After the Charleston massacre, Mississippi House Speaker Philip Gunn became the first top-level Republican in the GOP-controlled state to say Mississippi should change its flag. Gunn, a leader in his local Baptist church, said his faith led him to believe the Confederate emblem he said had become offensive to many. The state’s two Republican U.S. senators, Thad Cochran and Roger Wicker, followed his lead and advocated change.

Bryant and Republican Lt. Gov. Tate Reeves say they stand by results of the flag election 14 years ago. But, they also say if the design is reconsidered, it should be decided again by voters and not by legislators.

Jeppie Barbour, a brother of Republican former Gov. Haley Barbour, said last week that Mississippi should keep its flag because the Confederate emblem represents ancestors who fought for “the freedom of the South not to get bossed around by a bunch of Yankees.”

“Every time that we do something, we have a busload from somewhere up north come to tell us how terrible we are,” Jeppie Barbour said at the state Capitol. “I don’t think we’re so terrible.”

One of Jeppie Barbour’s sons, Republican consultant and lobbyist Henry Barbour, is on the other side of the debate.

“How can we keep things the same?” Henry Barbour tweeted June 22 after Gunn called for change. “The flag didn’t cause Charleston, but it represents hatred to many, especially our black brothers/sisters.”

This is a statewide election year in Mississippi, with the governor, lieutenant governor and all legislative seats on the ballot. The next regular legislative session begins in January, and Bryant says he won’t call legislators into special session before then to consider changing the flag. He says he reserves special sessions for disaster recovery or economic development projects, and he believes the flag fits neither category.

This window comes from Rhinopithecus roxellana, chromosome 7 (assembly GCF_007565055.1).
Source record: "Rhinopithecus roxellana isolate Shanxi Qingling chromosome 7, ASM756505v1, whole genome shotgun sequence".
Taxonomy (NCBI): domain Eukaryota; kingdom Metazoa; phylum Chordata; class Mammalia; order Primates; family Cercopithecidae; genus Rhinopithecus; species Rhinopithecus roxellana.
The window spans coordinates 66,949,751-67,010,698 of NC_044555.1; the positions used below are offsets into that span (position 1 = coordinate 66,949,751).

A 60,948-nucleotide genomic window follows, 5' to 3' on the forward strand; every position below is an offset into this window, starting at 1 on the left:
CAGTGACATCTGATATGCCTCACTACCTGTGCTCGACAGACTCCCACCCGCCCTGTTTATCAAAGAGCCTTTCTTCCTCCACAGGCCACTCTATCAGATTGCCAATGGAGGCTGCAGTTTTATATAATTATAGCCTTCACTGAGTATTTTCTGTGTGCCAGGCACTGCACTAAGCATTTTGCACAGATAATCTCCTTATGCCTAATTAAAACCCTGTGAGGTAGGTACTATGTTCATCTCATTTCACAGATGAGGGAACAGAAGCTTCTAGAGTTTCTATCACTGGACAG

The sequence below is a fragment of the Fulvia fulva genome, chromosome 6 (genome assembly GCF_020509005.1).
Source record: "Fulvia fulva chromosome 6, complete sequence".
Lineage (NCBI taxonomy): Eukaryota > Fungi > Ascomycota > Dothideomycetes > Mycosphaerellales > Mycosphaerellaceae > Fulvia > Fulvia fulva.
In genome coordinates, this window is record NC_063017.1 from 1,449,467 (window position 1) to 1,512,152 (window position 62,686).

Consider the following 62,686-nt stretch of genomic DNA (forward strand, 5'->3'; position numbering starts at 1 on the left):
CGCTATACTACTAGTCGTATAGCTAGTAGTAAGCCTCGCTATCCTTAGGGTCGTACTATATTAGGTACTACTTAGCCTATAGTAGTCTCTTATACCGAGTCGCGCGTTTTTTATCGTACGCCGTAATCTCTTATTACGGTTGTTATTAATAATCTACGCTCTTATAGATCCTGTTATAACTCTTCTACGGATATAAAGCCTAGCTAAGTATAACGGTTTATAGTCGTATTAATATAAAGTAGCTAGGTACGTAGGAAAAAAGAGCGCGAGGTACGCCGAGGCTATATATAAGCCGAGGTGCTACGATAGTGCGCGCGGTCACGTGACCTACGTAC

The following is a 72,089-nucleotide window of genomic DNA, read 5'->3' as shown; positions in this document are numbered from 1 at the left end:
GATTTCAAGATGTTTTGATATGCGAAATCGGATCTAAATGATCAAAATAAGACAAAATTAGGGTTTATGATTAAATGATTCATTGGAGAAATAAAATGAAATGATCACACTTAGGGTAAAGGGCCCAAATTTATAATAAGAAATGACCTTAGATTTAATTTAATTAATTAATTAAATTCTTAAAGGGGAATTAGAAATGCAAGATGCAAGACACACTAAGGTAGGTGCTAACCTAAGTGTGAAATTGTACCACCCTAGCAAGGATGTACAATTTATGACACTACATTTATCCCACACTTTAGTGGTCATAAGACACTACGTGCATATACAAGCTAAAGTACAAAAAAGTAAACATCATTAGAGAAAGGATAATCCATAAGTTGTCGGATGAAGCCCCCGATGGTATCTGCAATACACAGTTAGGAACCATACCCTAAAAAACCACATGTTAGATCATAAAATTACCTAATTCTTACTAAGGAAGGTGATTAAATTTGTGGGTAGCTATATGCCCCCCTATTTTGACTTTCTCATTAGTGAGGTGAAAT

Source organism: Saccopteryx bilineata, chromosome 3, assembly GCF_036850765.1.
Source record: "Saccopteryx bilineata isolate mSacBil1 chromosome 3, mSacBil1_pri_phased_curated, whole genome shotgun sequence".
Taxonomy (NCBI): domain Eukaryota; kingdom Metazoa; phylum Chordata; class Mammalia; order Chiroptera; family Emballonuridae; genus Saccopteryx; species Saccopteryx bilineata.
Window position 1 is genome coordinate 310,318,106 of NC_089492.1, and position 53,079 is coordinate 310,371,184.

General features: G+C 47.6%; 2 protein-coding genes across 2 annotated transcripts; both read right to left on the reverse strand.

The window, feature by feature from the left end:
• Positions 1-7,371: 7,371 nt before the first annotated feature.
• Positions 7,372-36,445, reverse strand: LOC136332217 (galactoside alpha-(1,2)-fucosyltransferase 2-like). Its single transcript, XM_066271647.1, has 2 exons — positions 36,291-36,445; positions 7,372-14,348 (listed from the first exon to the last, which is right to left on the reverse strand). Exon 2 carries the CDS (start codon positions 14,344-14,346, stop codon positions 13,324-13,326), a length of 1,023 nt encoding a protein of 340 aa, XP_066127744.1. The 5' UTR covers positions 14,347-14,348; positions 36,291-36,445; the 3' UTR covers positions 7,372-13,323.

Groups for and against the flag have already rallied outside the state Capitol the past two weeks.

Rafael Sanchez, a 34-year-old McComb resident, was among about 40 people who gathered on the building’s south steps on Monday to support the state banner. In an interview after South Carolina lawmakers voted to remove the Confederate flag in Columbia, Sanchez said he thinks people are reacting on emotion.

“This turmoil didn’t exist a month ago,” Sanchez, who is white, said Thursday. “They just used a shooting, which is unfortunate, to create tension between races and between left wing and right wing advocates.”

Chuck Patterson, a 33-year-old Gulfport resident, said the flag needs to change because it doesn’t represent him or other African-Americans. He also believes it hurts Mississippi’s business prospects by making the state appear backward and hostile.

“It’s like you’re digging a hole and throwing the dirt right back on it,” Patterson said.

Some public officials are already opting to fold the flag. Clarksdale Mayor Bill Luckett, a white Democrat who was elected two years ago in a majority-black city, ordered the state flag removed from a pole outside City Hall early this month. Luckett and his longtime friend and business partner, actor Morgan Freeman, supported the 2001 campaign to change the banner.

Luckett said he decided to remove the state flag from City Hall when he saw the photo of Roof posing with the Confederate flag.

“That was kind of a tipping point for me,” Luckett said. “We need a flag that unites and not divides.”